A major benefit of using a DSLR is that you can choose from a variety of lenses suited to particular photographic situations, but knowing how to change a camera lens safely to avoid damaging your lens or the inside of your camera is one of the first photography tips for beginners that one should learn.
While you may never develop the God-like framing genius of a Cartier Bresson, hard work and perseverance will definitely get you further down the road to better pictures (and even HCB had to work hard at it, over a long career).
With this in mind, here is a quick reminder of some tried and tested compositional techniques and theories to make your framing look classier.
Do your images turn out too dark or too light? We show you the quickest and easiest way to put them right… using your camera’s exposure compensation feature.
In this tutorial we show you how to take charge of perspective by using different viewpoints and camera angles to radically alter the look and feel of your images.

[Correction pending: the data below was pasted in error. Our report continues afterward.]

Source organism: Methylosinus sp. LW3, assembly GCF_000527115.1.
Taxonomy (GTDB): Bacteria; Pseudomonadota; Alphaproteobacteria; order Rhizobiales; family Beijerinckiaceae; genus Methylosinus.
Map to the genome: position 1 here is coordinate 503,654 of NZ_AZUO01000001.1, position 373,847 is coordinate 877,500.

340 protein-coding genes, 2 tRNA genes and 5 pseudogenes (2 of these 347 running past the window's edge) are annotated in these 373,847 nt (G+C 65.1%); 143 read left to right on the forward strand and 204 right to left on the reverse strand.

In this quick guide we explain how metering modes work, and how to select the best one for the job at hand.
Many of you have browsed and shared our growing number of photography cheat sheets, and some of you have even gotten in touch to let us know how much you enjoy them. Here are 26 of our most popular infographics all in one place!
What is maximum aperture? It’s a question we often hear from new photographers who are getting to grips with their lenses or trying to understand depth of field. In this guide we explain what it means to set the maximum aperture, which lenses go widest and what you actually gain in terms of your images.
Learn more about how camera lenses work and how to fix common problems with this detailed primer.
If you’ve just bought your first camera, you’re probably finding a bit of a learning curve in getting up to speed with all of its bells and whistles. Before you get you get started, there are three fundamental concepts you need to understand: how your camera’s shutter speed scale works; how focal length affects your composition; and how your aperture controls what’s sharp.
One of the first things we learn when we start taking photography seriously is that ‘aperture’ controls depth of field… but there’s more to it than that.